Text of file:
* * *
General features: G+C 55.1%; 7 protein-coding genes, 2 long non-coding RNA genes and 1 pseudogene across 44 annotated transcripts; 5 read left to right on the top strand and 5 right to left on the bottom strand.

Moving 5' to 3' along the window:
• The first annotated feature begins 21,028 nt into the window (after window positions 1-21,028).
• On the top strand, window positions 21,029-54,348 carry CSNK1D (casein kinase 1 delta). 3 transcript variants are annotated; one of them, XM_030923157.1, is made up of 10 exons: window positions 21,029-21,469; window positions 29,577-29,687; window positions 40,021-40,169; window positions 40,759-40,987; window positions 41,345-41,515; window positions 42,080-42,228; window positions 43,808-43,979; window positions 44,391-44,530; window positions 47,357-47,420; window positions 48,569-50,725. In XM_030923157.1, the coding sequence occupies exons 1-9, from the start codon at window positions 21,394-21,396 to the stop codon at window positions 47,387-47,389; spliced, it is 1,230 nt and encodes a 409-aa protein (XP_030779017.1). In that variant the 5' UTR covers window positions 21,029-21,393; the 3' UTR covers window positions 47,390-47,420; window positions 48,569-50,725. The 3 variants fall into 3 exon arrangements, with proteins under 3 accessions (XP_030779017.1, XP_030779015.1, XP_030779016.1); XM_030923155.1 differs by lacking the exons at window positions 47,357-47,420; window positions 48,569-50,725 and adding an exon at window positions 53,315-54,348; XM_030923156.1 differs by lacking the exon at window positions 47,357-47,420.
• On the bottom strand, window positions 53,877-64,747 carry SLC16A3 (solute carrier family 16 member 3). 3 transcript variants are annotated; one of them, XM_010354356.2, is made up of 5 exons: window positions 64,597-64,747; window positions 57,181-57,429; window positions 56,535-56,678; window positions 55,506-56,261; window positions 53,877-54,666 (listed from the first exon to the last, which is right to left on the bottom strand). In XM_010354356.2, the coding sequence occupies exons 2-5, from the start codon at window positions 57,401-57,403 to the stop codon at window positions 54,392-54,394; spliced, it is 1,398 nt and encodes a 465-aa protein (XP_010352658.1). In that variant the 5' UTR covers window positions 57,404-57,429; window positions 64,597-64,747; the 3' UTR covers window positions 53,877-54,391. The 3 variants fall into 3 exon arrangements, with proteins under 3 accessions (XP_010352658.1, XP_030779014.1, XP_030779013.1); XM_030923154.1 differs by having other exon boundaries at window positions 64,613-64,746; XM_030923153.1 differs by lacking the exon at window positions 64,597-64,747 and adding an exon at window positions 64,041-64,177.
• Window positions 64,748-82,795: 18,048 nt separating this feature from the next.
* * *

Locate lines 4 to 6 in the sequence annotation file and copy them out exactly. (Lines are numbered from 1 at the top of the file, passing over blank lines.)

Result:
• On the top strand, window positions 21,029-54,348 carry CSNK1D (casein kinase 1 delta). 3 transcript variants are annotated; one of them, XM_030923157.1, is made up of 10 exons: window positions 21,029-21,469; window positions 29,577-29,687; window positions 40,021-40,169; window positions 40,759-40,987; window positions 41,345-41,515; window positions 42,080-42,228; window positions 43,808-43,979; window positions 44,391-44,530; window positions 47,357-47,420; window positions 48,569-50,725. In XM_030923157.1, the coding sequence occupies exons 1-9, from the start codon at window positions 21,394-21,396 to the stop codon at window positions 47,387-47,389; spliced, it is 1,230 nt and encodes a 409-aa protein (XP_030779017.1). In that variant the 5' UTR covers window positions 21,029-21,393; the 3' UTR covers window positions 47,390-47,420; window positions 48,569-50,725. The 3 variants fall into 3 exon arrangements, with proteins under 3 accessions (XP_030779017.1, XP_030779015.1, XP_030779016.1); XM_030923155.1 differs by lacking the exons at window positions 47,357-47,420; window positions 48,569-50,725 and adding an exon at window positions 53,315-54,348; XM_030923156.1 differs by lacking the exon at window positions 47,357-47,420.
• On the bottom strand, window positions 53,877-64,747 carry SLC16A3 (solute carrier family 16 member 3). 3 transcript variants are annotated; one of them, XM_010354356.2, is made up of 5 exons: window positions 64,597-64,747; window positions 57,181-57,429; window positions 56,535-56,678; window positions 55,506-56,261; window positions 53,877-54,666 (listed from the first exon to the last, which is right to left on the bottom strand). In XM_010354356.2, the coding sequence occupies exons 2-5, from the start codon at window positions 57,401-57,403 to the stop codon at window positions 54,392-54,394; spliced, it is 1,398 nt and encodes a 465-aa protein (XP_010352658.1). In that variant the 5' UTR covers window positions 57,404-57,429; window positions 64,597-64,747; the 3' UTR covers window positions 53,877-54,391. The 3 variants fall into 3 exon arrangements, with proteins under 3 accessions (XP_010352658.1, XP_030779014.1, XP_030779013.1); XM_030923154.1 differs by having other exon boundaries at window positions 64,613-64,746; XM_030923153.1 differs by lacking the exon at window positions 64,597-64,747 and adding an exon at window positions 64,041-64,177.
• Window positions 64,748-82,795: 18,048 nt separating this feature from the next.